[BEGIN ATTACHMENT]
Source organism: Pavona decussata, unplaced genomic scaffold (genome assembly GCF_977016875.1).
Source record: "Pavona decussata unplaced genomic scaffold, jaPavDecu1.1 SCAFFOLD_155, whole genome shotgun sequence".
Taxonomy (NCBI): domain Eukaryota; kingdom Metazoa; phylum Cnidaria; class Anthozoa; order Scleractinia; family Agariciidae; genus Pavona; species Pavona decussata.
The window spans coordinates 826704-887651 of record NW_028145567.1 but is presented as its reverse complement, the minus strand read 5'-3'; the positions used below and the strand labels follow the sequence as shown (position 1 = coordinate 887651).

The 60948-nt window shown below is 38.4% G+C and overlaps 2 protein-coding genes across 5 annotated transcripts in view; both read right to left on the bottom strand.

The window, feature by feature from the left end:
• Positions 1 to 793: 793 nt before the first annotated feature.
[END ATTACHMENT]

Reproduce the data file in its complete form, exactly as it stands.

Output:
Source organism: Pavona decussata, unplaced genomic scaffold (genome assembly GCF_977016875.1).
Source record: "Pavona decussata unplaced genomic scaffold, jaPavDecu1.1 SCAFFOLD_155, whole genome shotgun sequence".
Taxonomy (NCBI): domain Eukaryota; kingdom Metazoa; phylum Cnidaria; class Anthozoa; order Scleractinia; family Agariciidae; genus Pavona; species Pavona decussata.
The window spans coordinates 826704-887651 of record NW_028145567.1 but is presented as its reverse complement, the minus strand read 5'-3'; the positions used below and the strand labels follow the sequence as shown (position 1 = coordinate 887651).

The 60948-nt window shown below is 38.4% G+C and overlaps 2 protein-coding genes across 5 annotated transcripts in view; both read right to left on the bottom strand.

The window, feature by feature from the left end:
• Positions 1 to 793: 793 nt before the first annotated feature.